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Home page for the Alien Pi seti@home team



Below you will find a diagram of the pin-outs of various controller boards I’ve pinched from the web. If you think there should be other board or component pin-outs post a note below and I’ll add it to the page.

Click on the images to enlarge.





raspberry_logoRaspberry Pi


Spi header picSPI pinout names


flmobimooc – week 5

I have added sound to the game. You can see the method used here.

I have also added lives, and the ball speeds up when ever you score.

To add lives I first declare a variable mLives. I then set mLives to 3 in setupBeginning()

To show the remaining lives, I use a for loop in doDraw and place a red ball in the top left corner of the screen in a row, 20 pixels from the top and spaced 30 pixels apart (with an offset of 5 pixels from the left)

In game update, instead of losing the game, I remove one life every time you miss the ball. I then check if the number of lives is 0. If it is, I use the same old setState(GameThread.STATE_PAUSE); code.If we still have some lives left, I set the state of the game to Paused. I then place the ball in the centre of the screen and reset the speed to the same as the initial speed when the game starts.

To increase the ball speed is very easy.

When you check to see if the ball has hit the smiley face in the updateGame method, add the following code to increase the ball speed 5%.

//using the fraction between the original velocity and present velocity to calculate the needed
//speeds in X and Y to get the original velocity but with the new angle.
mBallSpeedX = mBallSpeedX * velocityOfBall / newVelocity;
mBallSpeedY = mBallSpeedY * velocityOfBall / newVelocity;

// Code added to speed up the ball.
// These are the only 2 lines required. Everything else is standard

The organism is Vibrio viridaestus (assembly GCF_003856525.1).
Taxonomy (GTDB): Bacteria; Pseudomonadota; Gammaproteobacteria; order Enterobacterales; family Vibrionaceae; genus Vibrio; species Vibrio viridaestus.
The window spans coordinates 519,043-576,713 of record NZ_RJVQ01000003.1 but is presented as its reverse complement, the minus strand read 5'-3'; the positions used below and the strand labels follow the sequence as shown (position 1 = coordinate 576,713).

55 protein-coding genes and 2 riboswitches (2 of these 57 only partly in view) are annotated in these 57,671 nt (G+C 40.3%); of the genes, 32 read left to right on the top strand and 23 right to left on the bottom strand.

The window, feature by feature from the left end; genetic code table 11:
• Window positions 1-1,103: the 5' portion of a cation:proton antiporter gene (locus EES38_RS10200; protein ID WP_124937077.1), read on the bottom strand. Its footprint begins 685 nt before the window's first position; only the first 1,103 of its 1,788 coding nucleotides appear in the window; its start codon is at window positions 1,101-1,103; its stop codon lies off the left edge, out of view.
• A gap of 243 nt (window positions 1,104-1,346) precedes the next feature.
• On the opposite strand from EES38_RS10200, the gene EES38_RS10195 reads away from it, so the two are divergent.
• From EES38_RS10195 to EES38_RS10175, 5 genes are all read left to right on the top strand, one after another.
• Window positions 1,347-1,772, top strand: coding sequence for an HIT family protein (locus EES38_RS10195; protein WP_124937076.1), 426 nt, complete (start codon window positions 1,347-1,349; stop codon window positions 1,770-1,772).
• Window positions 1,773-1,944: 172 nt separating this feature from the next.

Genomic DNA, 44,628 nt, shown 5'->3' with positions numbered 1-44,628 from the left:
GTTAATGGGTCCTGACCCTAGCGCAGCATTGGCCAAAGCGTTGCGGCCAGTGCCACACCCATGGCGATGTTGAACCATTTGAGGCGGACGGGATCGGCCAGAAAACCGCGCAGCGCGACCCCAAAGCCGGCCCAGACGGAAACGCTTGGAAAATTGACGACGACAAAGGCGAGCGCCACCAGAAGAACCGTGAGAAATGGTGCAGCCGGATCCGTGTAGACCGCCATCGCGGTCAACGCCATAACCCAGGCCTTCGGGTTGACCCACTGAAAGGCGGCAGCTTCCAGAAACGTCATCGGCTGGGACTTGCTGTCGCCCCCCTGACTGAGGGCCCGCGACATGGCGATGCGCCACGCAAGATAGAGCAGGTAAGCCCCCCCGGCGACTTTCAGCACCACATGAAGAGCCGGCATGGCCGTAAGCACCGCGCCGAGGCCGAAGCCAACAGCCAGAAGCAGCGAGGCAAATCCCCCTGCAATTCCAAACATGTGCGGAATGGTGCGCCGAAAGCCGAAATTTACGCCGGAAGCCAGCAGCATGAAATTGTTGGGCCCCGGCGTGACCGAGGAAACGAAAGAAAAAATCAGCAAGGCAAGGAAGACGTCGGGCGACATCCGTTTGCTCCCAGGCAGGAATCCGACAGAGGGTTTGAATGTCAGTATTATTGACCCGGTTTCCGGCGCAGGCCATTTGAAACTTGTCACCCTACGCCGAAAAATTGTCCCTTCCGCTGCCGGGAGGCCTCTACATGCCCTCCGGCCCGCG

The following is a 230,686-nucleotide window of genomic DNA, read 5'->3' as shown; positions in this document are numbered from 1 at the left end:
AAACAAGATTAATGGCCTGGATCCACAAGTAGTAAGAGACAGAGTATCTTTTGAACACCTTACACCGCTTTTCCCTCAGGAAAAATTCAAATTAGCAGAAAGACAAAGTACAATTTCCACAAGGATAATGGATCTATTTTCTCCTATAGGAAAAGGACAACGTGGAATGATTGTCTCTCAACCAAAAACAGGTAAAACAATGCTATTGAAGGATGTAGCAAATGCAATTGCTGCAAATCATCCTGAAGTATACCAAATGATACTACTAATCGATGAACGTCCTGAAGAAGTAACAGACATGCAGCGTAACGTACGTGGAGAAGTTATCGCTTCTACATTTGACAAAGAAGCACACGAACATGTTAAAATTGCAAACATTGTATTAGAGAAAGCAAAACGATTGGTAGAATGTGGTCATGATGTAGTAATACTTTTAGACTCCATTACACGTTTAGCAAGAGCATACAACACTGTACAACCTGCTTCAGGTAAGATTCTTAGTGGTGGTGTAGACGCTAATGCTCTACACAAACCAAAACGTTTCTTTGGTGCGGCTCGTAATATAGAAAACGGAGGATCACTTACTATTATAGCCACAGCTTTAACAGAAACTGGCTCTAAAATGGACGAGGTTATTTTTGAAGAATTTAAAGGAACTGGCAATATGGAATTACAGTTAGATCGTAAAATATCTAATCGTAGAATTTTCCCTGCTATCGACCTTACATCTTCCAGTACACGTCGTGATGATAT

// Speed up ball by 5% on every score
mBallSpeedX = mBallSpeedX * 1.05f;
mBallSpeedY = mBallSpeedY * 1.05f;

//Increase score

Take a look at my current file with all the updates so far. I have tried to add comments to explain what everything is doing.

Remember, if you want to add sound, follow the instructions on this page and download the file with the sounds from there, or add your own.

Files for week 5

These are the only files that differ from the originals supplied by Karsten. I have changed various parts for different features. Everthing should be commented. Right click to save the files or take a look at the Github Gists.

Please comment below if I have missed anything, or get it wrong.


The Huxley is here

Finally I have a working 3D printer.  It has taken a while and I’ve had a few problems along the way but I am now printing in 3D.

After a lot of time spent finding the parts and building a Reprap Prusa 3d Printer , I have failed to get it to print reliably.  After giving up in disgust at my inability to make it work I finally folded and brought a Raprap Huxley kit from Reprap Pro.

I have had some previous experience with the Prusa build and sailed though the construction.  It was also very easy to commission.  They have done a great job there of getting the kit together and getting the software set up for the printer.

Reprap Huxley


I have started hacking at a robot controlled via a Raspberry Pi and an Arduino. I have a basic bot prototype working.

It consists of :-

  • Raspberry Pi running Raspbain Wheezy.
  • An Ardino Uno connected to the Pi via usb.
  • A motor driver shield for the Arduino.
  • A small robot base. This is an old Cybot base with 2 motors and a caster. This is all I am currently using from this robot.
  • A web cam.
  • A usb wifi adaptor.

Currently I have a small server app running on the pi that takes images from the web cam and this is streamed via http.

I have another small server written in python that displays a form with the image from the previous server plus some basic controls for the robot.

By clicking the buttons on the form I can control the motors on the robot base. I can see what the robot is seeing via the web can.

By forwarding the correct port on my router I am able to access this from anywhere via the web.

By using free dns service I am able to give my page a domain name and view the web page.


Arduino on the Pi

pi_logoplus ArduinoLogo

What a combination. High level Raspberry Pi gui with processing power and Arduino hardware smarts.

Now. How do we make it all work together.

I started with a Raspberry Pi model B 512